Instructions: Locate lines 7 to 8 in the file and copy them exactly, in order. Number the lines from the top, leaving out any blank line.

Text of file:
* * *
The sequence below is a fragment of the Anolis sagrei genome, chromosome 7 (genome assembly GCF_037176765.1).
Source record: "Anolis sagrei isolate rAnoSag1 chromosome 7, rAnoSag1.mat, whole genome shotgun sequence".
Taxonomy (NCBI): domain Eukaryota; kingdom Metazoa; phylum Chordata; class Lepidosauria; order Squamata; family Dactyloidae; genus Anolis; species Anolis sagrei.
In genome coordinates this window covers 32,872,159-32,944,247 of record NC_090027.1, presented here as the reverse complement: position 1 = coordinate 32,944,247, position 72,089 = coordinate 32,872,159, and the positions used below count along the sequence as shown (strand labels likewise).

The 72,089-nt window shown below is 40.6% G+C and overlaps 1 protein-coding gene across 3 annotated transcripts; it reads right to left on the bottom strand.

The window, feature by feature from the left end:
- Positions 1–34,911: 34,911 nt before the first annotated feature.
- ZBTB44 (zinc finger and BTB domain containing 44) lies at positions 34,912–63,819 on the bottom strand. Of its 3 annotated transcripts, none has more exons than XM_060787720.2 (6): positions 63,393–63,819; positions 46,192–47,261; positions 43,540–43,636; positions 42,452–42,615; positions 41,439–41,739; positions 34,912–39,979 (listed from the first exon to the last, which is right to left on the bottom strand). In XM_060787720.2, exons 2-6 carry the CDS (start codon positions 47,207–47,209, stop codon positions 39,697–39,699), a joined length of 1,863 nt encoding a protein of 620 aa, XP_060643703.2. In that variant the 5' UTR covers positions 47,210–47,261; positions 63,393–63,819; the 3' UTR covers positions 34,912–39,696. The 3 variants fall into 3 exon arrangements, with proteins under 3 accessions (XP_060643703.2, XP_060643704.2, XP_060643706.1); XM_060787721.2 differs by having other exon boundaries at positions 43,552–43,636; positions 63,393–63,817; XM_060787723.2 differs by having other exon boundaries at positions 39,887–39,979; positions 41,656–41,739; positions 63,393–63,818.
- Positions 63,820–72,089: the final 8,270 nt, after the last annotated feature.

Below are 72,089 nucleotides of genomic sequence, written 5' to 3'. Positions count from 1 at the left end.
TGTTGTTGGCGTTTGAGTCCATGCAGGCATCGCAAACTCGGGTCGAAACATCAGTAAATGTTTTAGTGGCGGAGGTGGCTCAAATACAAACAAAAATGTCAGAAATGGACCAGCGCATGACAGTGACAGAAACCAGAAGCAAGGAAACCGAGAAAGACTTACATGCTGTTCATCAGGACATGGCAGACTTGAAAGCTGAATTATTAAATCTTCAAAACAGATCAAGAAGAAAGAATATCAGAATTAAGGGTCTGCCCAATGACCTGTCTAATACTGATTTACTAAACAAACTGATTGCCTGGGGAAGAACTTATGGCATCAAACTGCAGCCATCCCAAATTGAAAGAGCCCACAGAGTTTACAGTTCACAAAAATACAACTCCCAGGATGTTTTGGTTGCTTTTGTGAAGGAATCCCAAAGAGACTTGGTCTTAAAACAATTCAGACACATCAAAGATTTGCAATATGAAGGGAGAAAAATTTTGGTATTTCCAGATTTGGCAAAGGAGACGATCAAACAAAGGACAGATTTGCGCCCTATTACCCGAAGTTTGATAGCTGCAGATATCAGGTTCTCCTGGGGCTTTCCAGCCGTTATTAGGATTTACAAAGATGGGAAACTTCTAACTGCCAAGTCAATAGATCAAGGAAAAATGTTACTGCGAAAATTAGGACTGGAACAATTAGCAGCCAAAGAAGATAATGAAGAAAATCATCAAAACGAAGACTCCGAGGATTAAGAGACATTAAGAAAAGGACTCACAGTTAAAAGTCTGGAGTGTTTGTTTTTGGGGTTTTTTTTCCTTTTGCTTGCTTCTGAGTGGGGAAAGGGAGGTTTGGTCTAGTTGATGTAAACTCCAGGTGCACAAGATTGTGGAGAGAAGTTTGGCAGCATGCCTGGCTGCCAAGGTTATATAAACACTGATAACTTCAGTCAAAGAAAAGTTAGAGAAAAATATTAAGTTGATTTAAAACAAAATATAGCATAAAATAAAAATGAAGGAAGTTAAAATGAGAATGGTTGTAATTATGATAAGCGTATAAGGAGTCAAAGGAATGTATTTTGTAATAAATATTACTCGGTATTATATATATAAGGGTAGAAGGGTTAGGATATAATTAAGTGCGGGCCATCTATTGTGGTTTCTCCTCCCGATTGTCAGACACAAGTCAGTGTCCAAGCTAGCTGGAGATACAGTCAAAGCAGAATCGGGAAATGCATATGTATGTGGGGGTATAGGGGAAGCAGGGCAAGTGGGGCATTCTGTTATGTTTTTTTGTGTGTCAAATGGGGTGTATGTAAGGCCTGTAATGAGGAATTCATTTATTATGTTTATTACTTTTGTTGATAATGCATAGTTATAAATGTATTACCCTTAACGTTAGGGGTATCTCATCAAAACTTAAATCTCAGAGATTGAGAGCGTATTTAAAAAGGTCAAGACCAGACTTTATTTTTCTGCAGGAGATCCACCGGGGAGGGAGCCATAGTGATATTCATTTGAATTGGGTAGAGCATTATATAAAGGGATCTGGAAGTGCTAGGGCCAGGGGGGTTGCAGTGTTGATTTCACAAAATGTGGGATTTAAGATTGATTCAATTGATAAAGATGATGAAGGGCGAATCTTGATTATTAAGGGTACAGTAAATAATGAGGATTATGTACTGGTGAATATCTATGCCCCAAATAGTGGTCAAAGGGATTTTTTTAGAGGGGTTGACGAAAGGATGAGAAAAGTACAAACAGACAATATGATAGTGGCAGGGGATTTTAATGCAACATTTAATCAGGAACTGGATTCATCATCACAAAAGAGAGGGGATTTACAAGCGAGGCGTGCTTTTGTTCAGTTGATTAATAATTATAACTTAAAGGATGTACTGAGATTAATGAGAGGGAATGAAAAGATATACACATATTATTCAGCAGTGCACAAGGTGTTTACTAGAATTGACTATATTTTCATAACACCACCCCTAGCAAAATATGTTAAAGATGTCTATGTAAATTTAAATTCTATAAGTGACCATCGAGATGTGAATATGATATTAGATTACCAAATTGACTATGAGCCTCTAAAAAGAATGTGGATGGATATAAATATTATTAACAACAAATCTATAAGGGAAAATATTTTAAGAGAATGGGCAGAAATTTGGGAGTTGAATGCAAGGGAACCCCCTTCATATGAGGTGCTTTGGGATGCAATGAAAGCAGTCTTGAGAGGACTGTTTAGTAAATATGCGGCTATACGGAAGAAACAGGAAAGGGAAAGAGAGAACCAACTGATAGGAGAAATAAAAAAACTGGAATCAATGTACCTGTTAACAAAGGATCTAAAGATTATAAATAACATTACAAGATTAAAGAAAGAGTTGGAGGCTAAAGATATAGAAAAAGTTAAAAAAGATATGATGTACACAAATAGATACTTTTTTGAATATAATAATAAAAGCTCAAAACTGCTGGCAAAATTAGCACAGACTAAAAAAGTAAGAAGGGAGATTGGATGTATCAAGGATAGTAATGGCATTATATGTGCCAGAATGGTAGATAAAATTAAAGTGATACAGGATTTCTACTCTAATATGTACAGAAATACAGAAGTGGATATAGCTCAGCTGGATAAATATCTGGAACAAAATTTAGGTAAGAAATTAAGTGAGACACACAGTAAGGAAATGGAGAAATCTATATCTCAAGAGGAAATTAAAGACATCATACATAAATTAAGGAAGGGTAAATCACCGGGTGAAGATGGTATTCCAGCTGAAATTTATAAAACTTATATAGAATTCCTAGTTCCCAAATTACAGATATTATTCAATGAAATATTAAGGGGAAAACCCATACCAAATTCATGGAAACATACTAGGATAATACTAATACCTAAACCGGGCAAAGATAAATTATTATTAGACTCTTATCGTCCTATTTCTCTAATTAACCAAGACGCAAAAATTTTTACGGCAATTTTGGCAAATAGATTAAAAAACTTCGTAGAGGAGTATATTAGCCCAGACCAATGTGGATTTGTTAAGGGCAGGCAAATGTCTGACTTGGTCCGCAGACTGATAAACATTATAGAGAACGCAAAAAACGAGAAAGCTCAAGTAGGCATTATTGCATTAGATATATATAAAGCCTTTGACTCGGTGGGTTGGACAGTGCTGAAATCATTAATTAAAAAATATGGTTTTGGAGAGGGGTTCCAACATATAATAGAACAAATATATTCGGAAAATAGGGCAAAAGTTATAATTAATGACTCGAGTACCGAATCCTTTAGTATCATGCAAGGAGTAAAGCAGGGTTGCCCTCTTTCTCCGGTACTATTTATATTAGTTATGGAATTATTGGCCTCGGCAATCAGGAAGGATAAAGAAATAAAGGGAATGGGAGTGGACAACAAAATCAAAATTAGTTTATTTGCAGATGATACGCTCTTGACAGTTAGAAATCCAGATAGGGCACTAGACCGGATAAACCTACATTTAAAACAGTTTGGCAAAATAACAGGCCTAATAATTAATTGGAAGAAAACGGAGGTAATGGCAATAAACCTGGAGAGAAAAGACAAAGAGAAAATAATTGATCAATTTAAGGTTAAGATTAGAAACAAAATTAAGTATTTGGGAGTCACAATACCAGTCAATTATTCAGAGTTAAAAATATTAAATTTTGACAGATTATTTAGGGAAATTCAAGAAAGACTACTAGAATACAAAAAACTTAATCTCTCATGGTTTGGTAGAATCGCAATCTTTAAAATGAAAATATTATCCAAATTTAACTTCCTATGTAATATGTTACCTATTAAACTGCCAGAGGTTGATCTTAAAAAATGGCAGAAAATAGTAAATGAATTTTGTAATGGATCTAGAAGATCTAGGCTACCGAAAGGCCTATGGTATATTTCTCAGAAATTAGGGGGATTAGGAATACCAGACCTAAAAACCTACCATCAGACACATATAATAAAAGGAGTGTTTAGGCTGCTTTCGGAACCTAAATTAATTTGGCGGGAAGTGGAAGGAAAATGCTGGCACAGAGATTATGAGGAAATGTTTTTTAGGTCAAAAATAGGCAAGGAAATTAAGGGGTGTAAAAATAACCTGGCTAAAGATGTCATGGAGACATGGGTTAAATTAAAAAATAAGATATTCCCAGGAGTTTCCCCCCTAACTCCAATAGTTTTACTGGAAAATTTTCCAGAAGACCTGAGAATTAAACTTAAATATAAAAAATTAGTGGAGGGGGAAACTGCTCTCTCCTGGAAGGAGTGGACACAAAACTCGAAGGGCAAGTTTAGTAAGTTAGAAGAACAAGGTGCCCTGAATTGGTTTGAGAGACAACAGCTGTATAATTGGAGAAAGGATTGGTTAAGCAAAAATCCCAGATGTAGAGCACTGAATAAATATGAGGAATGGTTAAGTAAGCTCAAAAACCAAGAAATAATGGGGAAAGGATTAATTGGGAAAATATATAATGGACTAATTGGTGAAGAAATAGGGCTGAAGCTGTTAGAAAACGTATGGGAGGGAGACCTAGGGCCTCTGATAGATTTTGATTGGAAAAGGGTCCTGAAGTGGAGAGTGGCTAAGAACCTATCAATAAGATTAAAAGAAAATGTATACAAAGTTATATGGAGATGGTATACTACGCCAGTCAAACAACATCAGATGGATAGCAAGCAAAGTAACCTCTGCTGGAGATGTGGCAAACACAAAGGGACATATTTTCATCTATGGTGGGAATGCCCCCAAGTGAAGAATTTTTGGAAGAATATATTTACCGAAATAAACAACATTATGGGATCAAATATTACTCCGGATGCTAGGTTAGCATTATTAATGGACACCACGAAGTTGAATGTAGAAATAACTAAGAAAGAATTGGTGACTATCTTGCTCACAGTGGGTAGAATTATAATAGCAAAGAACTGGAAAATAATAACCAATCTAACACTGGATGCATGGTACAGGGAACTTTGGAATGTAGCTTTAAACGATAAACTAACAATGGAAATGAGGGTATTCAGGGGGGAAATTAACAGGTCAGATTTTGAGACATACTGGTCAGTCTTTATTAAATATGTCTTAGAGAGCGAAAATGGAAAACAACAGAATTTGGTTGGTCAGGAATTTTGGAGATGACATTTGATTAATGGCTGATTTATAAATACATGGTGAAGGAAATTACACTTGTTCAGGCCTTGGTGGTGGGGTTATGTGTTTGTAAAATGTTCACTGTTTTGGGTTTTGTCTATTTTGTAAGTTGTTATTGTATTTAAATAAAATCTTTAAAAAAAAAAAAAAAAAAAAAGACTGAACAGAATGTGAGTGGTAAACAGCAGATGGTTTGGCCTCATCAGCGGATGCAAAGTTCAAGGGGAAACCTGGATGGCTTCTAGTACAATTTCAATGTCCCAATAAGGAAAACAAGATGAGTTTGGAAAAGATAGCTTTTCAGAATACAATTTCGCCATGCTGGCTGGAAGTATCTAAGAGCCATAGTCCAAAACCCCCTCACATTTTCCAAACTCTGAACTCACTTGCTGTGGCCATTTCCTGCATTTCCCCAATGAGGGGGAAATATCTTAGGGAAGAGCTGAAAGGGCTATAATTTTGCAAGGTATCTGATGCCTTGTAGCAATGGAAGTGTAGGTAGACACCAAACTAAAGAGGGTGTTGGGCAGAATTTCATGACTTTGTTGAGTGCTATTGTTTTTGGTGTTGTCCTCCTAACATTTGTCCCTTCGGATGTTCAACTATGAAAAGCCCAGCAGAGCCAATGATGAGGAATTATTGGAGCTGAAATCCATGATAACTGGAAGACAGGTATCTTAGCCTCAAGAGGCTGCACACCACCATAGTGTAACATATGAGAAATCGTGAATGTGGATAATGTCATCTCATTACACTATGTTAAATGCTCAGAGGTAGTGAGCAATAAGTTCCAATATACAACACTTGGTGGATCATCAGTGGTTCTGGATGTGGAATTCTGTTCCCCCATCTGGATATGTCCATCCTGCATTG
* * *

- Positions 1–34,911: 34,911 nt before the first annotated feature.
- ZBTB44 (zinc finger and BTB domain containing 44) lies at positions 34,912–63,819 on the bottom strand. Of its 3 annotated transcripts, none has more exons than XM_060787720.2 (6): positions 63,393–63,819; positions 46,192–47,261; positions 43,540–43,636; positions 42,452–42,615; positions 41,439–41,739; positions 34,912–39,979 (listed from the first exon to the last, which is right to left on the bottom strand). In XM_060787720.2, exons 2-6 carry the CDS (start codon positions 47,207–47,209, stop codon positions 39,697–39,699), a joined length of 1,863 nt encoding a protein of 620 aa, XP_060643703.2. In that variant the 5' UTR covers positions 47,210–47,261; positions 63,393–63,819; the 3' UTR covers positions 34,912–39,696. The 3 variants fall into 3 exon arrangements, with proteins under 3 accessions (XP_060643703.2, XP_060643704.2, XP_060643706.1); XM_060787721.2 differs by having other exon boundaries at positions 43,552–43,636; positions 63,393–63,817; XM_060787723.2 differs by having other exon boundaries at positions 39,887–39,979; positions 41,656–41,739; positions 63,393–63,818.